Based on everything I have said heretofore, you might be inclined to dismiss these reviews out of hand. Reading back over what I’ve written with pretended impartiality, I can see that a charge of prejudice might be fairly leveled at me. From the sounds of it, I’ve already made up my mind not only to not like these whiskeys, but to loathe and despise them as abominations embodying the worst excesses of the current bourbon market.
You wouldn’t be 100% wrong if you came to that conclusion, but I’m trying my best to remain somewhat objective here. As stated before, I’m putting myself in the mindset of a person who is looking for a fancy (and, yes, fancy-looking) bottle to commemorate a big event in their life. Paying up in this case isn’t painful; it’s actually the point. Spending big dough is a performance of love, devotion, friendship, celebration, or one of the other positive feelings we associate with sharing whiskey.
Let’s see if Blue Run can deliver a whiskey that dignifies these noble sentiments?
The first bottle for review is the Blue Run Single Barrel B1. Dubbed “Fruit and Grain” (all ten bottles in this series have a moniker applied), we are told that this features “[m]ellow sweet corn and brown sugar apple butter that develops into mellow oak tannins.” This comes to us at barrel strength of 125 proof (62.5% ABV) and is aged 13.5 years, as are each of the whiskeys in this series. SRP for all ten bottles in the set is $230 (each). This sample was a gift from Billy, who has my sincere thanks.
Blue Run Single Barrel B1 “Fruit and Grain” – Review
Color: Medium-dark chestnut.
On the nose: At first, rich and sticky-sweet aromas of brown sugar and maple syrup jump out of the glass. Very gradually, this transitions into a faint nuttiness that morphs subtly into some spicy notes of ginger and coriander. These elements all combine again into the sweet and bitter scent of sarsaparilla soda or root beer. Hovering above all this is a gently floral perfume, as well as a faint note of milk chocolate. Plenty to like about this on the nose… let’s see if the palate can deliver?
In the mouth: The spicy kick is evident again upfront, with a sharp and tingly texture as this meets the lips. Some of the sweetness emerges as a counterbalance once this begins its ascent of the tongue, with the floral flavors blooming in the middle of the mouth. The high bottling strength is noticeable throughout, in the form of both an initial bite of alcohol as well as a more persistent, lingering heat. This tacks toward a slightly astringent woodiness as it approaches the finish, where the flavor of cinnamon hard candy makes a momentary appearance as the final flavor before this disappears with only the aforementioned radiant warmth in the mouth.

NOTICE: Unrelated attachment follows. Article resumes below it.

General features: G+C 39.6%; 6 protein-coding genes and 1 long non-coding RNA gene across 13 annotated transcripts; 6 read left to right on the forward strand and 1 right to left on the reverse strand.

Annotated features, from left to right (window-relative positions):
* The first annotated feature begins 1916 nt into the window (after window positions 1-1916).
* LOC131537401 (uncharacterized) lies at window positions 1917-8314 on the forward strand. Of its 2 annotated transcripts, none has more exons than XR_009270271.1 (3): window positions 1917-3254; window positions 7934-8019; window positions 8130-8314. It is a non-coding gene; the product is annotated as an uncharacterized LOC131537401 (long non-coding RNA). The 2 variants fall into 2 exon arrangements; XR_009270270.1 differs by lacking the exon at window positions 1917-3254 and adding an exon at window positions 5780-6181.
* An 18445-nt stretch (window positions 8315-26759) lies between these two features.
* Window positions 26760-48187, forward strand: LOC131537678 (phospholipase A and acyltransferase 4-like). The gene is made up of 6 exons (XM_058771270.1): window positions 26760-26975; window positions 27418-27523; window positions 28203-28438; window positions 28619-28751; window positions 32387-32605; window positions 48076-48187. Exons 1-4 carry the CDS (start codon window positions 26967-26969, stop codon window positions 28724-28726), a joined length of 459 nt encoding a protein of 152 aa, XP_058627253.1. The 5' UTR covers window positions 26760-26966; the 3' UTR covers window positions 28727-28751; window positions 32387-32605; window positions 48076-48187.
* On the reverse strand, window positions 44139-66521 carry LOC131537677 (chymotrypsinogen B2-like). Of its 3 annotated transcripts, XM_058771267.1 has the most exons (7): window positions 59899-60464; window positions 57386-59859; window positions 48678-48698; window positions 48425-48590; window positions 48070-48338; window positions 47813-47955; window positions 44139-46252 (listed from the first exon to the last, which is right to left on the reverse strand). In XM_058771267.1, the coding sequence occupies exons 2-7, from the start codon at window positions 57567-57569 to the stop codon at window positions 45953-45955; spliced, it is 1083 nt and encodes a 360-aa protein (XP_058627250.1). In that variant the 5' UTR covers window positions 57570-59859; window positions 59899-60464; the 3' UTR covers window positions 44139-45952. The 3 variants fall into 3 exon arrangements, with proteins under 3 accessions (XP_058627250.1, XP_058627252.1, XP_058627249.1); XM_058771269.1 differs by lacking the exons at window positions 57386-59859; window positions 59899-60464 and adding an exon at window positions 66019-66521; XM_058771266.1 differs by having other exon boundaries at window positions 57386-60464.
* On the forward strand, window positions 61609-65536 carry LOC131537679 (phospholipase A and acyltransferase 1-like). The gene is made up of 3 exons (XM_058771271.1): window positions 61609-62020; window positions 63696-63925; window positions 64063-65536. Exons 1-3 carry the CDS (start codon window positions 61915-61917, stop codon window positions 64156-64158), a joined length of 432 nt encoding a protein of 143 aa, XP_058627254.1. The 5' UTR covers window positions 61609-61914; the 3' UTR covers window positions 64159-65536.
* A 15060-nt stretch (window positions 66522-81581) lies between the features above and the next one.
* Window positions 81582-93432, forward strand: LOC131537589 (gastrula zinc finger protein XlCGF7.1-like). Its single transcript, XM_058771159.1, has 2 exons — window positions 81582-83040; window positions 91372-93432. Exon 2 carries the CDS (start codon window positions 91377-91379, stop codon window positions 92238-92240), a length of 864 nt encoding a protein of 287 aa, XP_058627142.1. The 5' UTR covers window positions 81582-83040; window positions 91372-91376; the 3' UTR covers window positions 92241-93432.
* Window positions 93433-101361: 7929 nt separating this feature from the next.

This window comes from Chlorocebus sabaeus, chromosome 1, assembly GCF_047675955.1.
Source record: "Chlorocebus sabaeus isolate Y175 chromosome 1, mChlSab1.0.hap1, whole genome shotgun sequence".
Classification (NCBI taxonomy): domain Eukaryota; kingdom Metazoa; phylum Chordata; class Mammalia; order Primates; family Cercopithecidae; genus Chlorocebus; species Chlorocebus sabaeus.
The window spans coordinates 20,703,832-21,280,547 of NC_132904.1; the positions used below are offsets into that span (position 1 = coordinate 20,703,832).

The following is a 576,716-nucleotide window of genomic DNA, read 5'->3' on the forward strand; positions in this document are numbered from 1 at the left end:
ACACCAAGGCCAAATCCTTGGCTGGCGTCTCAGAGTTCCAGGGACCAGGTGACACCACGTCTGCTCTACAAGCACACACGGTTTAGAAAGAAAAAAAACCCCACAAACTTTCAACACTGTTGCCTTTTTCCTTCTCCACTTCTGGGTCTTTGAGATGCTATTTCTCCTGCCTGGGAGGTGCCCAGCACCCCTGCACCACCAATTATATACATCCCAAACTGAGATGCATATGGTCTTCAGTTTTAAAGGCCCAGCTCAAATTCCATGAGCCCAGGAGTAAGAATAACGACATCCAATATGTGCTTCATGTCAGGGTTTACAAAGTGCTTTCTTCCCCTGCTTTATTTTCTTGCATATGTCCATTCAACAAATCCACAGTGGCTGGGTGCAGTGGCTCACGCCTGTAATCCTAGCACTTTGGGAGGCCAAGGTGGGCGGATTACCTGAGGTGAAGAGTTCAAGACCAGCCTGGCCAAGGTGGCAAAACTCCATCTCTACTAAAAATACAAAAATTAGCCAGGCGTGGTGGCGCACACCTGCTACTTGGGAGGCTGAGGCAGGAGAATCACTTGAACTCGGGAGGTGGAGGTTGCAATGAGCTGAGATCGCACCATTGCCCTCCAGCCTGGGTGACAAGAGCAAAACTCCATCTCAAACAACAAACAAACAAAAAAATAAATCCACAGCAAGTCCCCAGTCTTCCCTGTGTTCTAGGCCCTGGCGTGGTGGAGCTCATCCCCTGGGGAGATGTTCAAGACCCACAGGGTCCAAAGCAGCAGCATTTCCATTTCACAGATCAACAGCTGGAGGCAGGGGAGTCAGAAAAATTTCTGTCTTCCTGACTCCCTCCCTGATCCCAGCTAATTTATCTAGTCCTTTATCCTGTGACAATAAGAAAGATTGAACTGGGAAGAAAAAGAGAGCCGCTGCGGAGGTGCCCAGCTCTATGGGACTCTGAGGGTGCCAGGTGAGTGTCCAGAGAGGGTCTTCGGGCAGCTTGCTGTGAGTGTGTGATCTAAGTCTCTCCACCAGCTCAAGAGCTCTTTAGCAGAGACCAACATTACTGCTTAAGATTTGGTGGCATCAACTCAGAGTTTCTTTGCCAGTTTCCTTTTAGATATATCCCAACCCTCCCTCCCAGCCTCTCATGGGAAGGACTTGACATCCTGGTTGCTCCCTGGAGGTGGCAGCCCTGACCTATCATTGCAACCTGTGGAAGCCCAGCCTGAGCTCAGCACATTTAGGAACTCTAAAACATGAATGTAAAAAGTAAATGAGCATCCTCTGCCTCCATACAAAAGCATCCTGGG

I’ll hold the big conclusion for the very end of this review but – restricting myself to what’s in the glass here – I have the following thoughts: the nose is incredibly appealing, and set my hopes a-fluttering like the wings of the butterfly emblem on the bottle. I loved the dance between sweetness and spice. Unfortunately, the palate was overwhelmed by bitter oak and an infernal heat that crowded out the more pleasant flavors. At a price half that of what’s being asked for this, I would have docked a point. Considering the actual price, I’m shaving two points.
Moving along, we have the Blue Run Single Barrel B2. Called “Sweet Tooth,” the official materials tease flavors of “[d]eep chocolate and honey-drenched s’more.” As the inveterate owner of a chronic sweet tooth myself, this sounds very appealing. Bottled at 128.3 proof (64% ABV), this was once again a sample from Billy.
Blue Run Single Barrel B2 “Sweet Tooth” – Review
Color: Similar chestnut color, perhaps a shade lighter than the first barrel.
On the nose: Much fruitier to start, this presents a cheery nose of ripe cherries and pomegranate seeds. There is some of the promised sweetness, but more in the form of fruity hard candies than any rich notes of chocolate or honey. After some time in the glass, I begin to pick up faint citrus accents of lemon zest and orange. There’s a subtle greenness of freshly cut aloe vera and eucalyptus to this. With time, I get curious notes of Belgian blonde beer and cured beef. Tasted in order, this shows elements in common with the first barrel but mostly is possessed of its own personality.